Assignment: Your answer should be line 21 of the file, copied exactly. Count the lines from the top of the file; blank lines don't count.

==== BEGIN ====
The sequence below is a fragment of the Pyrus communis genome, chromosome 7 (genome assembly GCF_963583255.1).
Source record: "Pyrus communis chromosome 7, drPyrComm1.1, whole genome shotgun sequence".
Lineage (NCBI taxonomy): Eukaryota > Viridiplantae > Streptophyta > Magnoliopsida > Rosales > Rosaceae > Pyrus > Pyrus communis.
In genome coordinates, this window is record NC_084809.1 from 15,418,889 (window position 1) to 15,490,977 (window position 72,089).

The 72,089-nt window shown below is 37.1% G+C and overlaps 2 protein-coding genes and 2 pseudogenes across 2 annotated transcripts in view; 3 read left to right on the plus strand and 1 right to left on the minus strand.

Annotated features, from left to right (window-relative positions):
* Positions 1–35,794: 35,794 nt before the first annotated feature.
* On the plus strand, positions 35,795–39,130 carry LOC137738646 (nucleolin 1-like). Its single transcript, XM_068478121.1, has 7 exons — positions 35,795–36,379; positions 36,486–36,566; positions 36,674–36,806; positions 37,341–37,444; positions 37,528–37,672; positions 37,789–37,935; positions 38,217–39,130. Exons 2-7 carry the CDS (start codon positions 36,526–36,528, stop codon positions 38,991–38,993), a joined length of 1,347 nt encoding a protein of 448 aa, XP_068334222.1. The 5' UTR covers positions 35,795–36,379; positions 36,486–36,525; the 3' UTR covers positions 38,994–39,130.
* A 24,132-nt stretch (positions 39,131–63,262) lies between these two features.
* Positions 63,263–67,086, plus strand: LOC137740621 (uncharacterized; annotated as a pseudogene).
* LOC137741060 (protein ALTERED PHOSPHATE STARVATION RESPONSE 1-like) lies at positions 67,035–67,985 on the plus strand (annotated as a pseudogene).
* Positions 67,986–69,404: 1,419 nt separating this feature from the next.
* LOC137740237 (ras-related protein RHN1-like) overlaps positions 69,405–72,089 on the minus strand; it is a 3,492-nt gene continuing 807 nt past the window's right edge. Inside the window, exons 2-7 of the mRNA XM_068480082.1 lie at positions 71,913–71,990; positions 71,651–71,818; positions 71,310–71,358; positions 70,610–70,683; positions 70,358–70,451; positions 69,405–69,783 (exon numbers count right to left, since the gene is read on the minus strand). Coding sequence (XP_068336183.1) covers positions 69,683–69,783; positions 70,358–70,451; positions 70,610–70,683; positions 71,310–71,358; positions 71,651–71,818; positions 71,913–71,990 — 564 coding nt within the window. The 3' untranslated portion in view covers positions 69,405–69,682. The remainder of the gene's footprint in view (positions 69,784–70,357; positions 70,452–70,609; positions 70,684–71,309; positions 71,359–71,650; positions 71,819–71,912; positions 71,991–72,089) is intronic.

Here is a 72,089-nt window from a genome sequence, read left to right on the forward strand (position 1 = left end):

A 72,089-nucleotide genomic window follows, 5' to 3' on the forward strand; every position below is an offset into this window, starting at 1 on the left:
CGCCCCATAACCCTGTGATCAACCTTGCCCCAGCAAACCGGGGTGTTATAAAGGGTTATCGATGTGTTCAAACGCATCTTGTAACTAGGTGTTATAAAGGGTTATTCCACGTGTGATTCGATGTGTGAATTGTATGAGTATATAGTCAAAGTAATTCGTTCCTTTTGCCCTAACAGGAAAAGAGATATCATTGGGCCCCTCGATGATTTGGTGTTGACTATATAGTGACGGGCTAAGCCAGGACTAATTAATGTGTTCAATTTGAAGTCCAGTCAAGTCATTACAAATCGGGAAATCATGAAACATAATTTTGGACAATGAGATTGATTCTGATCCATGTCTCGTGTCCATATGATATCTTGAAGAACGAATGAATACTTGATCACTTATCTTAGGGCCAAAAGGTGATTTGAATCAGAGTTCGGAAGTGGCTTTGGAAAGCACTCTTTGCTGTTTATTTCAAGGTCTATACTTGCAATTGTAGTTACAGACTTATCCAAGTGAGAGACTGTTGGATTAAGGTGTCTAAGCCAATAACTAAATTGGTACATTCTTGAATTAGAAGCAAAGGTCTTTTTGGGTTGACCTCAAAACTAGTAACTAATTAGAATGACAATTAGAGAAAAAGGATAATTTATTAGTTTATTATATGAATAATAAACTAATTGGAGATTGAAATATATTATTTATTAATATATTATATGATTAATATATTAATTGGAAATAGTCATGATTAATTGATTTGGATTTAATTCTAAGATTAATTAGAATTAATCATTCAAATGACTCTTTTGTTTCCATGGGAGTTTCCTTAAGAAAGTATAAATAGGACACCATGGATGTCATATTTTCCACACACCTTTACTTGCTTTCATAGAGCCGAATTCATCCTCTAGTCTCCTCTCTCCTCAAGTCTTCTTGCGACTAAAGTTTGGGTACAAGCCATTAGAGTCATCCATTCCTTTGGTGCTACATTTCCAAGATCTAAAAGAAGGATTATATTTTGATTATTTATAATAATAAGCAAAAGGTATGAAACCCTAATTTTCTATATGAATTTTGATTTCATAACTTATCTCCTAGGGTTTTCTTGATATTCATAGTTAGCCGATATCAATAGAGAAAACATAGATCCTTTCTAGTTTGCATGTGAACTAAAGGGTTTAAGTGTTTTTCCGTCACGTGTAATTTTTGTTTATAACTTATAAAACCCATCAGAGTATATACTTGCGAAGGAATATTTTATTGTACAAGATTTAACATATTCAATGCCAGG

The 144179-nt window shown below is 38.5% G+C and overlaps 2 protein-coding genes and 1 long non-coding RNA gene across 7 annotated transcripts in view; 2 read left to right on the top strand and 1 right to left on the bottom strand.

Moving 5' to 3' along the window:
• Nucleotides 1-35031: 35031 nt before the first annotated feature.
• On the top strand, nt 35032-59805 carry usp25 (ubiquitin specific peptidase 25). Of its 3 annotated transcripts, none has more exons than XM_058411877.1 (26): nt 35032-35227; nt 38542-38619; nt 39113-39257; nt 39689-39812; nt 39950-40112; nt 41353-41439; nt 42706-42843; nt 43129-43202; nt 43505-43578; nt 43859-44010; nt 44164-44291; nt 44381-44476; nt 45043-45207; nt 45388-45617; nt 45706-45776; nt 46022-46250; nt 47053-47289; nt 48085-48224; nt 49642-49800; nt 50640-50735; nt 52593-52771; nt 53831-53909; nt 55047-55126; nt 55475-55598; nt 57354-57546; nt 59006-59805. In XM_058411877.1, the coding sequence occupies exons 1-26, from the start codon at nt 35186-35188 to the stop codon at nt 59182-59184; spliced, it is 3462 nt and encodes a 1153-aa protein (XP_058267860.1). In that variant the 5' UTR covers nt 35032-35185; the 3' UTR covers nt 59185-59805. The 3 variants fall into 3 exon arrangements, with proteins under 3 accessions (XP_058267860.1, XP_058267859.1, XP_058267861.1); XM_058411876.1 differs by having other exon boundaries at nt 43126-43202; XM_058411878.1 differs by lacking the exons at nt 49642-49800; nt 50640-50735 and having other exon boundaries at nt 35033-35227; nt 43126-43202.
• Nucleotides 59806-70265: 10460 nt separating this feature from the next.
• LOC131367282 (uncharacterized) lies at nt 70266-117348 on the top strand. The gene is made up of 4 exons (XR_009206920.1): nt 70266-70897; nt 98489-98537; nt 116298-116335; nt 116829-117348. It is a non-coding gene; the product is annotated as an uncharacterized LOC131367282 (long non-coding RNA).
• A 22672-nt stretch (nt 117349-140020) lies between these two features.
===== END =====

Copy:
• Nucleotides 59806-70265: 10460 nt separating this feature from the next.